Road Junction Safety
Outcome from statutory consultation (Dulwich community council)
- The statutory consultation on junction safety in Dulwich took place between 24 November and 22 December 2016
- The statutory notices were tied to street furniture near each proposed double line installation/upgrade
- A report on the outcome (pdf, 1.5mb)
- Redacted objections (pdf, 1014kb) received during statutory consultation period
Proposed double yellow line markings
- The installation of double yellow lines is proposed on each unprotected junction in Southwark on a ward by ward basis
- This is part of the council’s commitment to increasing road and pedestrian safety
The proposed next steps
- If numerous requests for local parking amendments are received in a certain area, we would then make an assessment and consider reprioritising the wards on this basis.
- Once the programme of wards has been established, officers will write to all ward councillors explaining what is being undertaken, and why, before commencing. An overview map of each ward to show the junctions and their current status will be sent to ward councillors before the decision making process.
- There are currently 1000 unprotected junctions in Southwark where inconsiderate and unsafe parking cannot be enforced against by civil enforcement officers. The majority of the 2000 junctions already protected are within existing parking zones.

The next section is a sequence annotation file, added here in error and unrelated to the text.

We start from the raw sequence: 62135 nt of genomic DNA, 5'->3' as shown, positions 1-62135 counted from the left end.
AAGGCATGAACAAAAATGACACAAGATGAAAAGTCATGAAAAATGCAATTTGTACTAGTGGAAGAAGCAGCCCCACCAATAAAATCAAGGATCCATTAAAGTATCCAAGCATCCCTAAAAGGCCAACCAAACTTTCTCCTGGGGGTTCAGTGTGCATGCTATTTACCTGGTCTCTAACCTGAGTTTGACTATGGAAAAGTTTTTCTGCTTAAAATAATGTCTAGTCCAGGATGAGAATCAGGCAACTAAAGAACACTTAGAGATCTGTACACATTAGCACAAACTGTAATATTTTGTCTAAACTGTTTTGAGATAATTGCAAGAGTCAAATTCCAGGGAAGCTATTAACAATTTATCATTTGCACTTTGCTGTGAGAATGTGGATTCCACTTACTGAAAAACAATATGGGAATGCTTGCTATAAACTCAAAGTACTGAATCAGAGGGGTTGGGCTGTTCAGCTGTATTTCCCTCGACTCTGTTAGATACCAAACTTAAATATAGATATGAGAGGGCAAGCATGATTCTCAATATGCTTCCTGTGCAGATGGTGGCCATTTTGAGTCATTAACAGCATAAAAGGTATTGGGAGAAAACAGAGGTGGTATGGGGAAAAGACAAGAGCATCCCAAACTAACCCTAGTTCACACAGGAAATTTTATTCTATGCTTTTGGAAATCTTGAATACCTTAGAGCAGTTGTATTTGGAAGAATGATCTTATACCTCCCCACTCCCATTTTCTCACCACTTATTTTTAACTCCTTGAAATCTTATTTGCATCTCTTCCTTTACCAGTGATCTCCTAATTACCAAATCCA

- Usually the council installs yellow lines following a request from a resident, waste collection or the emergency services.
- Ensuring adequate visibility between road users is paramount. Visibility should be as such that road users can see dangers and brake in good time. Vehicles parked on junctions substantially reduce visibility and the stopping sight distance (SSD). Double yellow lines ensure that adequate visibility is maintained at junctions and prevents parking over dropped kerbs and vehicle crossovers.
- Almost two thirds of cyclists killed or seriously injured in 2013 were involved in collisions at, or near, a road junction. Children and those in wheelchairs (whose eye level is below the height of a parked car) are disproportionally affected by vehicles parked too close to a junction.
- The Highway Code states that motorists must not park within ten meters of a junction, unless in a designated parking bay. However, this is not enforceable without the introduction of a traffic order and yellow lines. It is clear that motorists have a better understanding of the meaning of double yellow lines compared to the Highway code and will therefore abide by them without the need for enforcement.
- Camden, City of London, Islington, Kensington and Chelsea and Westminster already have all their road junctions protected. Many others such as Hounslow, Harrow and Barking and Dagenham are working towards this.
- This is the pro-active approach to implementing safety improvements in a borough with increasing demand for on street parking causing more and more inconsiderate and unsafe parking.
- If junctions are protected on an ad hoc basis, the council must conduct site assessments, preparation of drawings, public consultation, project management, road safety audits, traffic order statutory consultation and the installation of markings each time. Conducting a review of a large number of junctions at one time is much more efficient.
- Between 2011 and 2016, the council implemented double yellow lines on 136 junctions costing £150K. The cost of the statutory consultation process remains the same (approximately £3K), whether we implement double yellow lines on one or multiple road junctions. It’s for this reason it is more cost effective to take a proactive approach and consider double yellow lines in a blanket approach rather than piecemeal.
Last updated: 09 June 2017